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Sofra Family Bistro 91

Update: If you eat at Sofra the week of Nov. 7-12, 2010, a portion of the proceeds goes to the FEED Innovation Kitchens, a business incubator in Madison. View the full list of participating restaurants.

In a word: 91 flavors and then some. 

The specs: #0600! 
Address, hours & details via Isthmus; reviews at Fearful Symmetries, She Said He Said, Yelp [1] and [2], Isthmus, Madison Fish Fry; listing at Eat Drink Madisonofficial web site, Twitter, Sofra Family Bistro on Urbanspoon

Latest Sofra news and reviews

JM ate the french toast and a scrambled egg with a lemonade.
Nichole ate the five-grain organic wild blueberry pancakes with lemon mousse and a coffee.
The bill was $21, or $10.50/person, plus tip.
JM gave Sofra Family Bistro a B; Nichole gave Sofra Family Bistro an A- (see our grading rubric).

CondimentsBavaria Family Restaurant, our #0025, reinvented itself a while back as Sofra Family Bistro. (We're pretty sure we sat in the exact same booth on this visit.) Since then one of the many enriching connections we've made and fun outings we've had was with Middleton Times Tribune food writer Becky Meyer Pourchot. Her observations on the transition Middleton is going through, from farm city to affluent suburb, added depth and context to our Sofra experience. They've gone chameleon and we think it works well.

Brunchy adult beverages and Turkish coffee were on offer, and the bottomless regular coffee was diner-standard. JM found the French toast and egg just average. The three slices halved were slightly thinner than Texas toast, had had a short dip in egg batter, and came with a side of maple flavor syrup which was maybe light on the flavor but thin on the syrup. The one egg scrambled costing nearly $3 was a little too nouveaux-Middleton for him.

French toast and eggBlueberry pancakes with lemon cream

Nichole considered the crepes (black cherry or bananas foster) but went for the pancakes. These were hearty but thin, with a nutty aftertaste. They were quite dry except where tart blueberries added moisture, making the whole cup of syrup plus the lemon mousse necessary. The mousse was similar to a bakery glaze but thicker, probably mostly powdered sugar, with understated lemon.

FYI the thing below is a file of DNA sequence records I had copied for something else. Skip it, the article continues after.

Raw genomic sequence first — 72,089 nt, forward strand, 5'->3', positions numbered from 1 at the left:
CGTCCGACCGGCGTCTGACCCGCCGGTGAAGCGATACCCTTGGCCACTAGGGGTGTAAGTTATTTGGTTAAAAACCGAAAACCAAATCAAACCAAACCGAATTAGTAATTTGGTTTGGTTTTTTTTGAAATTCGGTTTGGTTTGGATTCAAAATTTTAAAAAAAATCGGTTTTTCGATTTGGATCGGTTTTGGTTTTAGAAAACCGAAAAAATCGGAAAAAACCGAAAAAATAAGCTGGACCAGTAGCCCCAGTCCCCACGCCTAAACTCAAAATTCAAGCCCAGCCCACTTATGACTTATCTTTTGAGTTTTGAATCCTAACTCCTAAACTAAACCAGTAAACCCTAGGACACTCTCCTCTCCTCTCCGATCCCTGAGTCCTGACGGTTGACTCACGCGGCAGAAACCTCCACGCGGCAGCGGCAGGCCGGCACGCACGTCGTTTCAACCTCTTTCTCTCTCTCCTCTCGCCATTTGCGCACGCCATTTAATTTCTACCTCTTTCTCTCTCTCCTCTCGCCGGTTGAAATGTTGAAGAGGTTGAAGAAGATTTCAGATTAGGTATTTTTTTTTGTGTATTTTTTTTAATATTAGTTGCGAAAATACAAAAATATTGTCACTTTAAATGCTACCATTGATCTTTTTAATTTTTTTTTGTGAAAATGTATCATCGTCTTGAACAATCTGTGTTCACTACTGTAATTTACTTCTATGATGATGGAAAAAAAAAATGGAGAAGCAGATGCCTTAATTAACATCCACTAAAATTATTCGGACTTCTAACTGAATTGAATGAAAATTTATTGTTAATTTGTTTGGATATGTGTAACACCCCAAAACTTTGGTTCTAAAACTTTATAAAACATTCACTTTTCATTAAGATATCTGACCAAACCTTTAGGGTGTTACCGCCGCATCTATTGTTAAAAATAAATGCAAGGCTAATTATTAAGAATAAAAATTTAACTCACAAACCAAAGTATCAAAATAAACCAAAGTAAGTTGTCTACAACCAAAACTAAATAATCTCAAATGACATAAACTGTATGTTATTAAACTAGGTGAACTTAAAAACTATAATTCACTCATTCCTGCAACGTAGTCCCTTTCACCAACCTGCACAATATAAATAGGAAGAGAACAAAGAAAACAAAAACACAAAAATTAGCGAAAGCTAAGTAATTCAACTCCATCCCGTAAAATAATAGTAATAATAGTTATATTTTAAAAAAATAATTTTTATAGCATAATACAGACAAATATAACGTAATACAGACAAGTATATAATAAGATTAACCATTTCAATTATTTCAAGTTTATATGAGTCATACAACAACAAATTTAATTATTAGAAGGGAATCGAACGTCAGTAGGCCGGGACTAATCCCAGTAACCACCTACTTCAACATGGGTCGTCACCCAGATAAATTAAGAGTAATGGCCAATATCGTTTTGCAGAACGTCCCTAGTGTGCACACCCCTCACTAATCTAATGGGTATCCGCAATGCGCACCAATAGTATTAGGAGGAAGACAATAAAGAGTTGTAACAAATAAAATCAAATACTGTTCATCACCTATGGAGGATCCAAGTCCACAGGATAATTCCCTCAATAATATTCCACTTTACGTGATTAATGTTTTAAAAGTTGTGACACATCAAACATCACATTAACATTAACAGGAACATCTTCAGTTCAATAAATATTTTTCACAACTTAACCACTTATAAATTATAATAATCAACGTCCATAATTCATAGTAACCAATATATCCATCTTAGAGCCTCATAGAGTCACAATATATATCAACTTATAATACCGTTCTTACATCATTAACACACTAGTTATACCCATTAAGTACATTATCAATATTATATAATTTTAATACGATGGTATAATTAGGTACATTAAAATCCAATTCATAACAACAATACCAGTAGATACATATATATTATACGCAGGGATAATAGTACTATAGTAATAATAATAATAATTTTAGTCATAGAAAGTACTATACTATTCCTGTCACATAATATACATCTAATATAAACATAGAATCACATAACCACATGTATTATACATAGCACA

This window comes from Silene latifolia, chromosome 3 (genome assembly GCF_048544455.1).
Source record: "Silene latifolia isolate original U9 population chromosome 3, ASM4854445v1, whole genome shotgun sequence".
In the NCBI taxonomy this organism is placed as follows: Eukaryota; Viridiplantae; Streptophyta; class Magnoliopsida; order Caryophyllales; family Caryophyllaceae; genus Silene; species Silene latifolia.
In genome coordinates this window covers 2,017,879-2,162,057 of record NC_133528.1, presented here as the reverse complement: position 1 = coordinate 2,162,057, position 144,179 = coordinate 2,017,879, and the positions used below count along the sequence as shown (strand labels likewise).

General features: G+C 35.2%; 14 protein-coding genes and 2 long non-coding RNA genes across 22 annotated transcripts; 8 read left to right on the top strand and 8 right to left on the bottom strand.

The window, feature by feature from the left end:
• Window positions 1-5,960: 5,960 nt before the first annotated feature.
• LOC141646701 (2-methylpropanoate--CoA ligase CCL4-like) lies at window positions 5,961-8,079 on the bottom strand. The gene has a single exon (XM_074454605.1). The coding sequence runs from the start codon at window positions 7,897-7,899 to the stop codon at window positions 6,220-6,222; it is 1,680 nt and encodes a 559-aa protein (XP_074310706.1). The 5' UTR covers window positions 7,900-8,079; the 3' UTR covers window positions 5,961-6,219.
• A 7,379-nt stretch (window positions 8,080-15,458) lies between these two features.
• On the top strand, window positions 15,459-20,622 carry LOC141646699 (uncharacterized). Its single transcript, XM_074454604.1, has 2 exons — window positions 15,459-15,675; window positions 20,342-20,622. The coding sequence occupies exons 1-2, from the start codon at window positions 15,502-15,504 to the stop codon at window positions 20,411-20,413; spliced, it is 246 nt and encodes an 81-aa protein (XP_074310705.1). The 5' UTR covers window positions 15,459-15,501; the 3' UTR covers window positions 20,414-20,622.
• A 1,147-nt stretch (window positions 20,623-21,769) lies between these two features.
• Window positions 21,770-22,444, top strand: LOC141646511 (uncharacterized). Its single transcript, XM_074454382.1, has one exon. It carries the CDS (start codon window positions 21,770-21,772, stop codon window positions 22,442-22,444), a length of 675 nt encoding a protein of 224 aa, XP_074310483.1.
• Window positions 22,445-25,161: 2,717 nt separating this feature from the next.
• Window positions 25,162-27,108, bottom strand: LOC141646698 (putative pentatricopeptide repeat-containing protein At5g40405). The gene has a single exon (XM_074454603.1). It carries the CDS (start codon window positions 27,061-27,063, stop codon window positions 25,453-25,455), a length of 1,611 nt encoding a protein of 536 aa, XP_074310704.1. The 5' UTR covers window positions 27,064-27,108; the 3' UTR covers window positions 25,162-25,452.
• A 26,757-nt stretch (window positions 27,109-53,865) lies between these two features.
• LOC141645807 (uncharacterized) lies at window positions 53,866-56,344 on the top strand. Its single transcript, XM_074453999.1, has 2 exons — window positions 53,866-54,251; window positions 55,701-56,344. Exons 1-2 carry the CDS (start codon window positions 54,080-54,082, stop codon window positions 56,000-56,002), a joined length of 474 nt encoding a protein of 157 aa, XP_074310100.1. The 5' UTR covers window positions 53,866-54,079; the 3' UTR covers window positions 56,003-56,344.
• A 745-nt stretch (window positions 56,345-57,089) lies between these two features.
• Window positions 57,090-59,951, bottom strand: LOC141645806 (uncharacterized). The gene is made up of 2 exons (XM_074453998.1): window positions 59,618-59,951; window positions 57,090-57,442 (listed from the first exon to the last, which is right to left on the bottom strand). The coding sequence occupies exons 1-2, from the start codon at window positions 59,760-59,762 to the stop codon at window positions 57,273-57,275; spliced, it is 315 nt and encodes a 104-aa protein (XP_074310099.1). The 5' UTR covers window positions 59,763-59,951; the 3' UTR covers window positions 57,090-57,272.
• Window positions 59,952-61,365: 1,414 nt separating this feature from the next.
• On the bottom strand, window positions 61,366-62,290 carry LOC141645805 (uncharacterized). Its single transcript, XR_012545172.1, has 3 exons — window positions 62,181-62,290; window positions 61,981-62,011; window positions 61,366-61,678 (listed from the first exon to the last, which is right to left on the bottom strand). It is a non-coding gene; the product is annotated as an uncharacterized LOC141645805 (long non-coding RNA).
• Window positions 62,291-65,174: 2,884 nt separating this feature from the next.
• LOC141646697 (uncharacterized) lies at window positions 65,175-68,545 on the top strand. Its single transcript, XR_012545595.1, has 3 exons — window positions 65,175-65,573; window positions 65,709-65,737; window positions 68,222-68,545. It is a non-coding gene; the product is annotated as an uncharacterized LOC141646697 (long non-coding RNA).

Albanian sausageWe both liked the Albanian sausage. The hand-molded, skinless, grilled links reminded JM, strongly, of meatloaf: simple, beefy, moist, with a hint of sage or oregano. Seriously.  Imagine meatloaf sausage and you have it.

The menu was broad and interesting enough to bring us back, and the space is pleasant yet has enough personality that we could feel confident bringing almost any combination of companions along.

On the way out, JM's tshirt drew comments from the hostess and a waitress. He felt a little funny standing at the cashier with two women staring at his chest. Maybe that's just another way in which the world has changed.


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They've added some Albanian dishes to their dinner line-up. We've been there a couple of times for them - not bad!!!

Obviously, y'all went for breakfast which I understand is very popular. I'm never on the westside on a Sat or Sun morning so my only experience is with lunches. :)

That being said, I'm a big fan of Sofra (and it's previous incarnation) primarily because of the sweet family that runs the joint and their consistently decent food. They know their audience and managed to update their interior and their menu without alienating their regular clientele - namely the seniors from next door who come to lunch for the "soup with every reasonably priced meal."

And speaking of soup... Holy cow is theirs good! Each one is made from scratch and you better not be looking for anything healthy. Cream soups are made with heavy cream and real butter for example. Try the Albanian Wedding Soup sometime. I think they serve it every Friday. Yowza!

If you want something a little less "heavy," the same family owns/runs the lovely Villa Dolce around the corner. A little more upscale and gourmet, if that's your thing.

Seconded on the Albanian Wedding Soup. I ate here for lunch once a week for years, when I worked in the area, and it never disappointed.

Since you mentioned the tshirt comment episode, out of curiosity why did his tshirt draw comments???

It was a t-shirt that lists things you "don't learn in school" like how duck quacks don't echo and how there's no rhyme for orange, purple, silver and month and so on.

Can anyone tell me if the Albanian Wedding soup was the soup I had there one time that was like a chicken noodle, but creamier? If so, it was pretty much the best soup I've ever had.

@ baboocole -- Probably the same soup, definitely the same soup if you can recall if it had mint/angel hair pasta

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